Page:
When you are planning for a baby and you leave everything to chance most healthy couples will conceive naturally i.e. about 70% of women get pregnant within 6 months of trying to conceive.1
For fertile couples the probability of getting pregnant is 20% in any given cycle. Clinical studies have shown that 73% of women that aren’t pregnant after 6 months go on to conceive within the next 18 months. By 30 months this has risen to 77%.
This means a potentially long and frustrating wait, not knowing whether anything is wrong and in most cases not getting the information you need.
Am I Ovulating?
We do understand a lot about ourselves and our body, for example we are born with a fixed number of eggs we have for life and that fertility declines naturally with age. What we often don´t understand though is our menstrual cycle and the hormones that are responsible for ovulation and a natural conception. Ovulation is when your ovary releases a mature egg. Knowing when you are about to ovulate will improve your chances of a natural pregnancy.
There are only a few days in your cycle when you are most fertile. Monitoring your fertility hormones and understanding this fertile phase can be important to improving your time to pregnancy. Whilst the average cycle length is 28 days, 95% of women fall between 22 and 36 days. 42.5% of these experience cycle length differences greater than 7 days.2 Only 30% of women have all their fertile days within the clinical guideline between day 10 and 17.4 The timing of the fertile window can therefore be highly unpredictable, even if you have regular cycles. This high variability makes it important to understand what is happening in your body.
Finding Your Fertile Phase
Your fertile phase lasts about 6 days and ends on the day of ovulation, taking into account the survival times of both the sperm and the egg.3,4,5 Studies show a rapid drop in the likelihood of conception after ovulation, which suggests a short survival time for the mature egg.3 As the day of ovulation can vary from cycle to cycle and is different from woman to woman, accurate information is required to track your fertile days. This can be done by measuring the changes in your fertility hormones.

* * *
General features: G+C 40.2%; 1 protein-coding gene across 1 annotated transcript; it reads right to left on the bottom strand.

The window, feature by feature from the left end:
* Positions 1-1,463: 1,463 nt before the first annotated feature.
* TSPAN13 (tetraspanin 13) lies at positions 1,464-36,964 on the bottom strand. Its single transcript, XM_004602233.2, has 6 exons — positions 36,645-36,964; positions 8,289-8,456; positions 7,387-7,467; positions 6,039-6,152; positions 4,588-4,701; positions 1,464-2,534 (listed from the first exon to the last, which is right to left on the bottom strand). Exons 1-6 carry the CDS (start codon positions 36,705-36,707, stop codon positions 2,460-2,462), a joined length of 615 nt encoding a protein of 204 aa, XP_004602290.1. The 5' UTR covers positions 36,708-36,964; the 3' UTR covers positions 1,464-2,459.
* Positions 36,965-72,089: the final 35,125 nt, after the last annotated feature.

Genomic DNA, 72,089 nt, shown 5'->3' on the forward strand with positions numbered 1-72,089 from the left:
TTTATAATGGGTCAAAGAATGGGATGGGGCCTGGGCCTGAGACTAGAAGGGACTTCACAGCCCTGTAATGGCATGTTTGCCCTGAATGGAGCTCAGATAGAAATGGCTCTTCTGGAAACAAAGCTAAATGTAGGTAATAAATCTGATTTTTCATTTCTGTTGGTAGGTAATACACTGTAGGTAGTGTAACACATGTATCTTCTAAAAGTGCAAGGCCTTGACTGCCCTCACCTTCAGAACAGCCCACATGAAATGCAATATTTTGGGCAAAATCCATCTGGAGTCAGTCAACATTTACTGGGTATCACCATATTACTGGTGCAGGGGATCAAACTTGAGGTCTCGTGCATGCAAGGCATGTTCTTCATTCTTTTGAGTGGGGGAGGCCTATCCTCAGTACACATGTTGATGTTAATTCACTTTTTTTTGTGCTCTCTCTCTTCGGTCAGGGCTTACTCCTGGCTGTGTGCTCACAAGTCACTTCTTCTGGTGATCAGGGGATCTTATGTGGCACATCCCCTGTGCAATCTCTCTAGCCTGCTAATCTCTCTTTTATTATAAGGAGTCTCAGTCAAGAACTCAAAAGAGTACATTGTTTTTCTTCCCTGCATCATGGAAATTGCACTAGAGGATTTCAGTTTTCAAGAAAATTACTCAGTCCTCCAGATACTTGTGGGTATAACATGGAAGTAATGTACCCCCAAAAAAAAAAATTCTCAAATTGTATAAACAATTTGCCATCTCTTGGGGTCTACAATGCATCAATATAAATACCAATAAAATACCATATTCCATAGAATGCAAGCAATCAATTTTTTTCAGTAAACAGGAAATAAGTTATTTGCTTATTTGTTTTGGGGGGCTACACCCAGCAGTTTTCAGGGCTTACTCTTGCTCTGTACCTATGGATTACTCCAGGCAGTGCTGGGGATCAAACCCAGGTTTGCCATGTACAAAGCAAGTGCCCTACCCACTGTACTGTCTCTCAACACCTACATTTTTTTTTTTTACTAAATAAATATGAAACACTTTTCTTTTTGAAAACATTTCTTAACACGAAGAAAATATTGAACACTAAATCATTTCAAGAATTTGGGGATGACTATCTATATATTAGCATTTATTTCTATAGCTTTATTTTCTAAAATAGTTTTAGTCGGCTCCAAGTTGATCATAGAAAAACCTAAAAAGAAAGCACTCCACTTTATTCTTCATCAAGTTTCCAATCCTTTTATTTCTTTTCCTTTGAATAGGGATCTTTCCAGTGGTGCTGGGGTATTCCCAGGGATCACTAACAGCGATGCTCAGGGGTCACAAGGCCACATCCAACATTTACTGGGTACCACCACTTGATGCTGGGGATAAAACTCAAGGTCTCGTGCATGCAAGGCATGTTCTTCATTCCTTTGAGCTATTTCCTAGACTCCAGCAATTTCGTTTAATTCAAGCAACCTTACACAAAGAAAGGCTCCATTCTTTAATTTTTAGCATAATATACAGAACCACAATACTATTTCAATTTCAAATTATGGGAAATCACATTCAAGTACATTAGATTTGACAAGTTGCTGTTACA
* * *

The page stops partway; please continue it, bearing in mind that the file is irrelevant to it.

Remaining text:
The role of Luteinising Hormone (LH) in your fertility journey
One of your key fertility hormones is the Luteinising Hormone (LH), which is the most reliable indicator of impending ovulation. LH is present in your body at a certain base level, measured in milli-international units per milliliter (mIU/mL). The median average premenopausal LH base levels in women are about 5-20 mIU/mL. Just before ovulation there is a rise of LH (called the ‘LH surge’), which can be detected in urine tests and is indicative of imminent ovulation. The LH surge can be quite different from woman to woman, it can vary from twice the base level to as much as 10 times the base level or more. The LH surge triggers ovulation, which usually occurs approximately 24-48 hours later. The day of the LH surge and the day after are your two most fertile days in your cycle. If you have unprotected intercourse within your most fertile days you maximise your chances of becoming pregnant.
If it is that easy, why do many women still have problems identifying their fertile days? Studies show that there are variations in the range of LH concentrations in women, many women have an LH base level that is above or below the normal range. There are also huge variations of the individual LH surges and their profiles. 19% have a small LH peak.6 The average LH curve profile, which is a flat baseline with a sharp single-LH peak going back to baseline is only observed in 44% of the cycles in normally ovulating women.6 Traditional tests only provide qualitative results, i.e. they compare two lines in a urine test or indicate a ‘smiley face’ or ‘no smiley face’ which means that many women would not be able to pick up their LH surge nor their different hormonal profiles, as the threshold of these tests are based on an average woman’s data.
myLotus provides a new assessment of your cycle by measuring the LH hormone concentration levels to enable you to identify your fertile days even if your LH base level is above or below the normal range. It also allows you to assess your LH hormonal profile where it differs from the mean profile.
myLotus – tracking your fertility journey
1 S.Juul et al., Regional differences in waiting time to pregnancy: pregnancy-based surveys from Denmark, France, Germany, Italy and Sweden; Human Reproduction vol14 no5: 1250-1254, 1999.
2 Fehring et al., Variability in the phases of the menstrual cycle; JOGNN 2006.
3 Wilcox et al., Timing of sexual intercourse in relation to ovulation; NEJM 1995.
4 Wilcox et al., Timing of the „fertile window“ in the menstrual cycle: day specific estimates from a prospective study; BMJ Volume 321, 2000.
5 Dunson et al., Day-specific probabilities of clinical pregnancy based on two studies with imperfect measures of ovulation; Human Reproduction 1999.
6 Alliende et al., Mean versus individual hormonal profiles in the menstrual cycle; Fertility and Sterility 2002.